The British medical journal The Lancet published a review of "six published and six unpublished trials" studying antidepressant use by children that concluded that, in most cases, "the risks exceeded the benefits." More disturbingly, the review found evidence that pharmaceutical companies "had been aware of problems but did not reveal them." In a memo leaked last month from GlaxoSmithKline, the company w
A survey of youth marketers, PR and advertising professionals found that, while respondents say children are "unable to make intelligent choices as consumers" until nearly 12 years old, it's OK to market to seven year olds. Just over 60 percent of those surveyed say advertising targets children at too young an age, but others feel "educational purposes" and brand loyalty justify targeting three year olds.
"Through concerted marketing and public relations campaigns... 'greenwashers' attract eco-conscious consumers and push the notion that they don't need environmental regulations because they are already environmentally responsible.
In an official notice signaling their intention to launch a new "recruiting and advertising program to bolster and retain ranks in the U.S. Army," the Pentagon, Defense Contracting Command and Department of the Army observe that "the market dynamics recruiters continue to face are as challenging as any faced in the history of the All-Volunteer Force," according to O'Dwyer's PR Daily.
"Company founders have long believed that placing their name on their company signals their willingness to stake their personal reputation and stand behind their products," observes the University of Pennsylvania's business school. "That's fine when things are going well and the company and the CEO whose name it bears are held in high regard. But what if the CEO falls from grace? What happens to a company if the CEO's name is in effect its brand o and then that name is tarnished?
Mel Gibson's controversial movie "The Passion of the Christ" is using a unique "surgical marketing campaign that has zeroed in on the Christian market and built a deafening buzz," according to the Wall Street Journal. "The promotional campaign got its start last year as Mr. Gibson hit the road and visited Christian leaders across America." Now, religious leaders are showing movie trailers and selling tickets to their congregations. But "passionate" marketing isn't just for churches.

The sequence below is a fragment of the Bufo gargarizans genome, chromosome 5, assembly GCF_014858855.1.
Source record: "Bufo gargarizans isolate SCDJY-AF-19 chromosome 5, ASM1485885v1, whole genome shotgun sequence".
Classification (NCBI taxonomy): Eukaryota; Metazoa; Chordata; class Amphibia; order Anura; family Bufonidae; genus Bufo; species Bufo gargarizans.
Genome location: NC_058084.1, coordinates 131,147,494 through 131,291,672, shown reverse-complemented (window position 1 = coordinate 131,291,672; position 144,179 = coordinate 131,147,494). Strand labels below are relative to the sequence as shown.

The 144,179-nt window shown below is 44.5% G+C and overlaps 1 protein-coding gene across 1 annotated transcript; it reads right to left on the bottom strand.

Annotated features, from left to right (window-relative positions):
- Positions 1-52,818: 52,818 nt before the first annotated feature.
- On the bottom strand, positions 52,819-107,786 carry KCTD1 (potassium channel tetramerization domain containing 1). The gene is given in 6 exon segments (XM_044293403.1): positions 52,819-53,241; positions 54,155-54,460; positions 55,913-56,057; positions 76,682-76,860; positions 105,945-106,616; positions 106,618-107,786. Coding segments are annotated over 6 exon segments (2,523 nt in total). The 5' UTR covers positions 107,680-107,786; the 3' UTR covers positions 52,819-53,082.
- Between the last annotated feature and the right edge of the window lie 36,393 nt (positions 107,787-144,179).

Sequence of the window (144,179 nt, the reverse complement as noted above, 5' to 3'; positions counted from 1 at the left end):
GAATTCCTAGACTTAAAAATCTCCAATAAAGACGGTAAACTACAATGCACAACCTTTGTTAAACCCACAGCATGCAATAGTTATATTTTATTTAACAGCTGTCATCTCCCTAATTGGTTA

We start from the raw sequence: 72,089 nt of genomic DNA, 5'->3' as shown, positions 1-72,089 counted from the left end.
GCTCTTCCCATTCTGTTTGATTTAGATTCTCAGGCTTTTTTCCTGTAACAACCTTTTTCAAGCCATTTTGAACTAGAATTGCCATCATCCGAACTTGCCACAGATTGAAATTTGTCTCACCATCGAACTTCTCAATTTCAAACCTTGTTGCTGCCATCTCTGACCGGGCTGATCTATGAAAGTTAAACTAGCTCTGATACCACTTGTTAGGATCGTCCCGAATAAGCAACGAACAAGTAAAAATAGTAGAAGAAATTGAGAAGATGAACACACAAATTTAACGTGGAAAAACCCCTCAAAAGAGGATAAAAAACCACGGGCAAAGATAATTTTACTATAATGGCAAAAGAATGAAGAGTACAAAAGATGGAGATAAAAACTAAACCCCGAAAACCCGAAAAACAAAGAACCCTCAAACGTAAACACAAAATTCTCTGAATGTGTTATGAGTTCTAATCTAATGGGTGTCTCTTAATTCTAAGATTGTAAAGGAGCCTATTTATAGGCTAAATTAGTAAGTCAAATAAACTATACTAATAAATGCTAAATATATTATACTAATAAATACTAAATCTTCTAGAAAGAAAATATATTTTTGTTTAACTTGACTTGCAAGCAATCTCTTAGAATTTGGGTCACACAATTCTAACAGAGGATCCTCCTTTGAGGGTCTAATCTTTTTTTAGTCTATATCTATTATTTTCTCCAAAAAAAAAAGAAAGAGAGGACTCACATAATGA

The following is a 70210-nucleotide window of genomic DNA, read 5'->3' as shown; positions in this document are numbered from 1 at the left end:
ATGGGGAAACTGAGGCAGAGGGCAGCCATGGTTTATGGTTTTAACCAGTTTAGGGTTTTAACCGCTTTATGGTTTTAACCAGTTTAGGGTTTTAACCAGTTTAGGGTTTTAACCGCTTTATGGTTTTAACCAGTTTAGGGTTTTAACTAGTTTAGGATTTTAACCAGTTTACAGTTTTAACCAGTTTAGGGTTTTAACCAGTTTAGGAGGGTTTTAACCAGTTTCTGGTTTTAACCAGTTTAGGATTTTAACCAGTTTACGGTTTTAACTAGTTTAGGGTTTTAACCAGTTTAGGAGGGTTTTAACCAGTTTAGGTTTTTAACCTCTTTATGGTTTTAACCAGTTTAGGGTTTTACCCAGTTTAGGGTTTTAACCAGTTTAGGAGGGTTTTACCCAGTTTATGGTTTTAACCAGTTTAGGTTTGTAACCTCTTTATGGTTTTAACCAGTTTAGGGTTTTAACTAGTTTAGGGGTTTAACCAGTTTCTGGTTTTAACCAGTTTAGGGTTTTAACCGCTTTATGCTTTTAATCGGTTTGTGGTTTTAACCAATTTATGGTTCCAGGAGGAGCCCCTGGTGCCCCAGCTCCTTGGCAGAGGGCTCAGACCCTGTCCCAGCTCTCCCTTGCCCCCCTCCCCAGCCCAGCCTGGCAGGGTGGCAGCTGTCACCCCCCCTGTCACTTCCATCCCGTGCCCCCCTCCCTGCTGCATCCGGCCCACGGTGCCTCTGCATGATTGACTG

"For those in the business of masterminding public-relations stunts... Janet Jackson's big expose during CBS's airing of the Super Bowl has raised a serious issue: how to top it," reports Claire Atkinson for Advertising Age. Desiree Gruber, whose firm Full Picture handles PR for Lisa Marie Presley and Arnold Schwarzenegger, agreed that the uproar is benefiting Jackson. "Janet is a brand, just as much as Frito-Lay is... She sells and she sells directly to the public," she explained. Sometimes more directly than others.
"Every holiday season, the Toy Guy, aka Christopher Byrne, appears on scores of local and national television and radio shows with his selections of the best and hottest toys," reports William Sherman. ""But what the parents and children don't know, and are not told by anchors and reporters, is that Byrne is paid hundreds of thousands of dollars annually by those toy manufacturers to hawk their products." Byrne is an employee of Litsky Public Relations, which charges $10,000 per product mention.
"Pharmaceutical companies are pouring millions of dollars into patient
advocacy groups and medical organisations to help expand markets for their
They are also using sponsorships and educational grants to fund
disease-awareness campaigns that urge people to see their doctors.
Many groups have become largely or totally reliant on pharmaceutical
industry money, prompting concerns they are open to pressure from companies
pushing their products.
An investigation by The Age newspaper has found:
"Hundreds of articles in medical journals claiming to be written by academics or doctors have been penned by ghostwriters in the pay of drug companies," the Observer reports. "The journals, bibles of the profession, have huge influence on which drugs doctors prescribe and the treatment hospitals provide. But The Observer has uncovered evidence that many articles written by so-called independent academics may have been penned by writers working for agencies which receive huge sums from drug companies to plug their products.